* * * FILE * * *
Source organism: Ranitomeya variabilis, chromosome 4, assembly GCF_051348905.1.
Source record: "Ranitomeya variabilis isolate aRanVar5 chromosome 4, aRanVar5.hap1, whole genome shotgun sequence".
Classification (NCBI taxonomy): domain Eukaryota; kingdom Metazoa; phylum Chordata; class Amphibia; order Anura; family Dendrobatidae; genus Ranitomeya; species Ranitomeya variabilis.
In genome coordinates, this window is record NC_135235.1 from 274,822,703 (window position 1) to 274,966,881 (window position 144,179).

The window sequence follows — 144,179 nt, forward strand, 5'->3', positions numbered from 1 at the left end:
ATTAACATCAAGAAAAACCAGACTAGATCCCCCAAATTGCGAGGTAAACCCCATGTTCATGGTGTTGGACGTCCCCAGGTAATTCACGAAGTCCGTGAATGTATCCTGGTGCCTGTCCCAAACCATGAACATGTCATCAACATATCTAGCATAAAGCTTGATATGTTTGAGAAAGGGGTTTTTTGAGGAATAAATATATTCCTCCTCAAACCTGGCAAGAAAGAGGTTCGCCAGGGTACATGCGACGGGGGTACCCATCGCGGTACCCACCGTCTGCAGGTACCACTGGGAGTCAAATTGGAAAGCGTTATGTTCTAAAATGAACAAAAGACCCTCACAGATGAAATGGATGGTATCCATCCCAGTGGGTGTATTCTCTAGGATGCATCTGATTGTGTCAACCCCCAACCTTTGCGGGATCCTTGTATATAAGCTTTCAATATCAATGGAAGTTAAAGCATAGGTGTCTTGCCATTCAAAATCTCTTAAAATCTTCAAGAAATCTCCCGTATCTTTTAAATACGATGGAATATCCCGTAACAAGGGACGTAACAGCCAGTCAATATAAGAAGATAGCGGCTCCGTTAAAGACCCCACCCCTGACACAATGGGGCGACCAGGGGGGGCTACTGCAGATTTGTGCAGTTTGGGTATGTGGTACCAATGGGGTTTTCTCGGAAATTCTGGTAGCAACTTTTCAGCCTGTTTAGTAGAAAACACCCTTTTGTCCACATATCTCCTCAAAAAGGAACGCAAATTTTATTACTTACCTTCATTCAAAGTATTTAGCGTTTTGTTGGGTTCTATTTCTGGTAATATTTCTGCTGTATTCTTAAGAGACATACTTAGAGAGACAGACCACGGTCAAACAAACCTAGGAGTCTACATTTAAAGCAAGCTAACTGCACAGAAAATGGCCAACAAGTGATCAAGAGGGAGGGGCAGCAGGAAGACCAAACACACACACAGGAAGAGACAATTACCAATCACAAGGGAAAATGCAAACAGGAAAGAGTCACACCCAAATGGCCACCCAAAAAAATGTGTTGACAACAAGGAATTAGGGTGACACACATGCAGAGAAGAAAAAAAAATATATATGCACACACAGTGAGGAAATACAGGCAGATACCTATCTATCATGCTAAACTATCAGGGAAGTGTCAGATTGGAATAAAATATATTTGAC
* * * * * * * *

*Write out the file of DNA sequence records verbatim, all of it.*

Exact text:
Source organism: Ranitomeya variabilis, chromosome 4, assembly GCF_051348905.1.
Source record: "Ranitomeya variabilis isolate aRanVar5 chromosome 4, aRanVar5.hap1, whole genome shotgun sequence".
Classification (NCBI taxonomy): domain Eukaryota; kingdom Metazoa; phylum Chordata; class Amphibia; order Anura; family Dendrobatidae; genus Ranitomeya; species Ranitomeya variabilis.
In genome coordinates, this window is record NC_135235.1 from 274,822,703 (window position 1) to 274,966,881 (window position 144,179).

The window sequence follows — 144,179 nt, forward strand, 5'->3', positions numbered from 1 at the left end:
ATTAACATCAAGAAAAACCAGACTAGATCCCCCAAATTGCGAGGTAAACCCCATGTTCATGGTGTTGGACGTCCCCAGGTAATTCACGAAGTCCGTGAATGTATCCTGGTGCCTGTCCCAAACCATGAACATGTCATCAACATATCTAGCATAAAGCTTGATATGTTTGAGAAAGGGGTTTTTTGAGGAATAAATATATTCCTCCTCAAACCTGGCAAGAAAGAGGTTCGCCAGGGTACATGCGACGGGGGTACCCATCGCGGTACCCACCGTCTGCAGGTACCACTGGGAGTCAAATTGGAAAGCGTTATGTTCTAAAATGAACAAAAGACCCTCACAGATGAAATGGATGGTATCCATCCCAGTGGGTGTATTCTCTAGGATGCATCTGATTGTGTCAACCCCCAACCTTTGCGGGATCCTTGTATATAAGCTTTCAATATCAATGGAAGTTAAAGCATAGGTGTCTTGCCATTCAAAATCTCTTAAAATCTTCAAGAAATCTCCCGTATCTTTTAAATACGATGGAATATCCCGTAACAAGGGACGTAACAGCCAGTCAATATAAGAAGATAGCGGCTCCGTTAAAGACCCCACCCCTGACACAATGGGGCGACCAGGGGGGGCTACTGCAGATTTGTGCAGTTTGGGTATGTGGTACCAATGGGGTTTTCTCGGAAATTCTGGTAGCAACTTTTCAGCCTGTTTAGTAGAAAACACCCTTTTGTCCACATATCTCCTCAAAAAGGAACGCAAATTTTATTACTTACCTTCATTCAAAGTATTTAGCGTTTTGTTGGGTTCTATTTCTGGTAATATTTCTGCTGTATTCTTAAGAGACATACTTAGAGAGACAGACCACGGTCAAACAAACCTAGGAGTCTACATTTAAAGCAAGCTAACTGCACAGAAAATGGCCAACAAGTGATCAAGAGGGAGGGGCAGCAGGAAGACCAAACACACACACAGGAAGAGACAATTACCAATCACAAGGGAAAATGCAAACAGGAAAGAGTCACACCCAAATGGCCACCCAAAAAAATGTGTTGACAACAAGGAATTAGGGTGACACACATGCAGAGAAGAAAAAAAAATATATATGCACACACAGTGAGGAAATACAGGCAGATACCTATCTATCATGCTAAACTATCAGGGAAGTGTCAGATTGGAATAAAATATATTTGAC